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The assumption of many educators that more homework leads to higher achievement levels may be incorrect, according to an analysis of research on homework in the premiere issue of The Harvard Education Letter, a newsletter summarizing research on national education issues.

Since the research on homework suggests "that the effect of homework is far from uniform," the editors recommend that teachers, principals, and parents work together to formulate more useful homework policies.

Data collected from 20,000 high-school seniors in the "High School and Beyond" study indicate that homework offers slower secondary students the opportunity to compensate for academic deficits, according to the article. Based on this finding, the editors suggest, if schools were to convince low-achieving students of the value of homework, they ''would take a step toward equalizing opportunity."

In addition, research shows that high-school students concentrate their efforts on homework they judge useful, suggesting new approaches may be desirable, the editors note. "Instead of asking how much homework is enough, we might ask what sorts of work will convince students that if they study they will master important material," they write. "Unless the rewards are clear and attractive, many teen-agers simply will not participate."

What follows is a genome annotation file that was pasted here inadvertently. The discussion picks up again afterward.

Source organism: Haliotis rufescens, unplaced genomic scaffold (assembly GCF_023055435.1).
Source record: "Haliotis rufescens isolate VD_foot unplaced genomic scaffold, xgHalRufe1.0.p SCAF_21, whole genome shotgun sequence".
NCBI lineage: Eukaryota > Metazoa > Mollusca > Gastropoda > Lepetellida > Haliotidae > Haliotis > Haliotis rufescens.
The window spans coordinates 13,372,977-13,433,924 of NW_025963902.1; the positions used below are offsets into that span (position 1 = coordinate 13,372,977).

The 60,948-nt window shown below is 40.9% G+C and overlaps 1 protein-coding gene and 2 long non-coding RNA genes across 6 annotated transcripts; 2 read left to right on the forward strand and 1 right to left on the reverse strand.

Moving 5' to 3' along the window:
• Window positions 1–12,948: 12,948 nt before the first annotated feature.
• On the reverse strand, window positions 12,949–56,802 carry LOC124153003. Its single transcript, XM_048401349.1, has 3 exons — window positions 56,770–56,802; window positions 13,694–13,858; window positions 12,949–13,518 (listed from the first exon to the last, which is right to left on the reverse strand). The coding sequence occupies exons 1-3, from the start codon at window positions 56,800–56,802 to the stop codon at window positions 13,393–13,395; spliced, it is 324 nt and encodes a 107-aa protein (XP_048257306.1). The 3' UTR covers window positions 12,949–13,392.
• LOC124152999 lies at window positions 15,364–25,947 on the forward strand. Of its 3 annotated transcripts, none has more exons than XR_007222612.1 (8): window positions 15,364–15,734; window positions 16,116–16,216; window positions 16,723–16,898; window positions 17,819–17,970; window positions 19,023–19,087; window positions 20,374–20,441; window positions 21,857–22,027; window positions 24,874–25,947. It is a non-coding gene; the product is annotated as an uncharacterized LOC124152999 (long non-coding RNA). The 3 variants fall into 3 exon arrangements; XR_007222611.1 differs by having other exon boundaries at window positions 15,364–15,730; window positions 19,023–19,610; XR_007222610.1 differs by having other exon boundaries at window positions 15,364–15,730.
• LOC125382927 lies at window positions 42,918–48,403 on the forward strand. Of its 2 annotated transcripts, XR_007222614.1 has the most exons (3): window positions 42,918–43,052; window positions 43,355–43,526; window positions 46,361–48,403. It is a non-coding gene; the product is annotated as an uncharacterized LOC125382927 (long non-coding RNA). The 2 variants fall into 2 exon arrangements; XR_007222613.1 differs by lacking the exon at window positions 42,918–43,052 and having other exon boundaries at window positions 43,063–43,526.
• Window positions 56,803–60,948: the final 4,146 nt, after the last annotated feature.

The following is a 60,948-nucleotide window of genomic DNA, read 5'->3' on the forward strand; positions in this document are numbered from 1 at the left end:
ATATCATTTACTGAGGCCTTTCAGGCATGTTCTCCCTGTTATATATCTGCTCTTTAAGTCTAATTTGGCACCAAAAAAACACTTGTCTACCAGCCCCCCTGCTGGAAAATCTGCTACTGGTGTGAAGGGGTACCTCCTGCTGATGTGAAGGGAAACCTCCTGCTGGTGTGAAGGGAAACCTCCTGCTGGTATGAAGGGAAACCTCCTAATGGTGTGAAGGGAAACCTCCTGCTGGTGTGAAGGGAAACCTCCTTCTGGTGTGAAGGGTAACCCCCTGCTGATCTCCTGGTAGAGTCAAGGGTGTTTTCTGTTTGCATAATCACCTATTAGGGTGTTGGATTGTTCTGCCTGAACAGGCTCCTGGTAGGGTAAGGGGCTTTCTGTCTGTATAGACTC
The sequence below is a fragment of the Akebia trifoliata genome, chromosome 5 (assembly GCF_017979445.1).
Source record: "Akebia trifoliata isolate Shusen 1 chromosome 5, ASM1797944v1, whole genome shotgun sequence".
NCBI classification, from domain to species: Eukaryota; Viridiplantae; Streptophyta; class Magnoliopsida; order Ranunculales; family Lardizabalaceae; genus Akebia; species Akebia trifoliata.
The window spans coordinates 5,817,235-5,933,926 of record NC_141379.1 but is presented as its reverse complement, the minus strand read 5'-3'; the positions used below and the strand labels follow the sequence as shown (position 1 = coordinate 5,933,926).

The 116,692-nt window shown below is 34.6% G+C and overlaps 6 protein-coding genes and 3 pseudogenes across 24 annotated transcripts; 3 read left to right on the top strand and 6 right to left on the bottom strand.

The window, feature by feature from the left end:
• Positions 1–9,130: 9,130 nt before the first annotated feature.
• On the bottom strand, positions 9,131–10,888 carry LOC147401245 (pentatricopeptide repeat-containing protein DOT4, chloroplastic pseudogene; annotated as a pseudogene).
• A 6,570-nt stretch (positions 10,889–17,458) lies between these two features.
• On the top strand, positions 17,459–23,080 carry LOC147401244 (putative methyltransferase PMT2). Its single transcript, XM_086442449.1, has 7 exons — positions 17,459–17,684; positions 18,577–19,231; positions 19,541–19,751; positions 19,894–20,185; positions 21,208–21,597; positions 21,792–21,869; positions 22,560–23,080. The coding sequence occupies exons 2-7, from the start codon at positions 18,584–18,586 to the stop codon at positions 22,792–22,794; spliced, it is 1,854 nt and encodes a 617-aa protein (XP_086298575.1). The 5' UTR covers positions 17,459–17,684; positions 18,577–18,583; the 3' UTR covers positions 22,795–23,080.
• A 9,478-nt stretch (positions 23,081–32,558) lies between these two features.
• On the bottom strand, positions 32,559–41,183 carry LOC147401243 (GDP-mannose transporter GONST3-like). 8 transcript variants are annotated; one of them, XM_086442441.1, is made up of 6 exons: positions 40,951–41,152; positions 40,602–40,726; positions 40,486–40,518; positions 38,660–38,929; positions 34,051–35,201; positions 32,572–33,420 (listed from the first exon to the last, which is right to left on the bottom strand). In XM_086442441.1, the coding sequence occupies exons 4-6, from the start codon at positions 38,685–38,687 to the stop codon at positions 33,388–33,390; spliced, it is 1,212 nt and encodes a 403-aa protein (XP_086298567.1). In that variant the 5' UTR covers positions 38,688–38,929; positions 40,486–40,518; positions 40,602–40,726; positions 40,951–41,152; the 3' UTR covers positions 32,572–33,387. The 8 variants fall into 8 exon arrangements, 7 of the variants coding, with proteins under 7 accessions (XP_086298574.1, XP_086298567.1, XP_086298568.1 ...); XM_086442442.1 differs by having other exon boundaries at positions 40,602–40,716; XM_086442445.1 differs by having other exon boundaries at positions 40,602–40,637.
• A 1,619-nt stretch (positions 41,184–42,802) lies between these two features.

The first issue of the newsletter, published by the Harvard Graduate School of Education in association with Harvard University Press, was mailed to subscribers this week. For more information on the $15-a-year publication, write to The Harvard Education Letter, 79 Garden St., Cambridge, Mass. 02138.

Vol. 04, Issue 17

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